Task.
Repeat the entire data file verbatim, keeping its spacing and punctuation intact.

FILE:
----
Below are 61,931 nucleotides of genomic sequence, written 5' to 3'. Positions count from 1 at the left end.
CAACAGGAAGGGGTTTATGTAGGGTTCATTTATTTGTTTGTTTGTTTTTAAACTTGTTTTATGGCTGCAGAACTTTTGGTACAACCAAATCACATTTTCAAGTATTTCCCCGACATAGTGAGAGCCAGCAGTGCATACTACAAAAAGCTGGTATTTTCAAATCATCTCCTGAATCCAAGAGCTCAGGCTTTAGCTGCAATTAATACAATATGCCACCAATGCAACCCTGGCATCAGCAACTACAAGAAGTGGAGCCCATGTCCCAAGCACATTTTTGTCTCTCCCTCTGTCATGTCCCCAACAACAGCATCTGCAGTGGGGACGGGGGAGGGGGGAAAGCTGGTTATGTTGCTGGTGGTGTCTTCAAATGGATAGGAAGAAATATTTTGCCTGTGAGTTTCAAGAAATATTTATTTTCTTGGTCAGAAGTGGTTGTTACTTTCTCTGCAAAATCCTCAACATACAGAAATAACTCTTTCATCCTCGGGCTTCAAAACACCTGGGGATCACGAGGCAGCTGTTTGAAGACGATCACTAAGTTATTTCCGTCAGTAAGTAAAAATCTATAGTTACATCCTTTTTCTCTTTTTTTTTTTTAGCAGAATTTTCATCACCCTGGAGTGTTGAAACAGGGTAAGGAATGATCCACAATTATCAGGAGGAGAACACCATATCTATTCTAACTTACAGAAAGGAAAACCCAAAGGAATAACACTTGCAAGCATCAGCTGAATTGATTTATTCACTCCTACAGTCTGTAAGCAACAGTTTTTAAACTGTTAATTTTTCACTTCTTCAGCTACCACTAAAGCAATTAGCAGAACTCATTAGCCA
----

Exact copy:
Below are 61,931 nucleotides of genomic sequence, written 5' to 3'. Positions count from 1 at the left end.
CAACAGGAAGGGGTTTATGTAGGGTTCATTTATTTGTTTGTTTGTTTTTAAACTTGTTTTATGGCTGCAGAACTTTTGGTACAACCAAATCACATTTTCAAGTATTTCCCCGACATAGTGAGAGCCAGCAGTGCATACTACAAAAAGCTGGTATTTTCAAATCATCTCCTGAATCCAAGAGCTCAGGCTTTAGCTGCAATTAATACAATATGCCACCAATGCAACCCTGGCATCAGCAACTACAAGAAGTGGAGCCCATGTCCCAAGCACATTTTTGTCTCTCCCTCTGTCATGTCCCCAACAACAGCATCTGCAGTGGGGACGGGGGAGGGGGGAAAGCTGGTTATGTTGCTGGTGGTGTCTTCAAATGGATAGGAAGAAATATTTTGCCTGTGAGTTTCAAGAAATATTTATTTTCTTGGTCAGAAGTGGTTGTTACTTTCTCTGCAAAATCCTCAACATACAGAAATAACTCTTTCATCCTCGGGCTTCAAAACACCTGGGGATCACGAGGCAGCTGTTTGAAGACGATCACTAAGTTATTTCCGTCAGTAAGTAAAAATCTATAGTTACATCCTTTTTCTCTTTTTTTTTTTTAGCAGAATTTTCATCACCCTGGAGTGTTGAAACAGGGTAAGGAATGATCCACAATTATCAGGAGGAGAACACCATATCTATTCTAACTTACAGAAAGGAAAACCCAAAGGAATAACACTTGCAAGCATCAGCTGAATTGATTTATTCACTCCTACAGTCTGTAAGCAACAGTTTTTAAACTGTTAATTTTTCACTTCTTCAGCTACCACTAAAGCAATTAGCAGAACTCATTAGCCA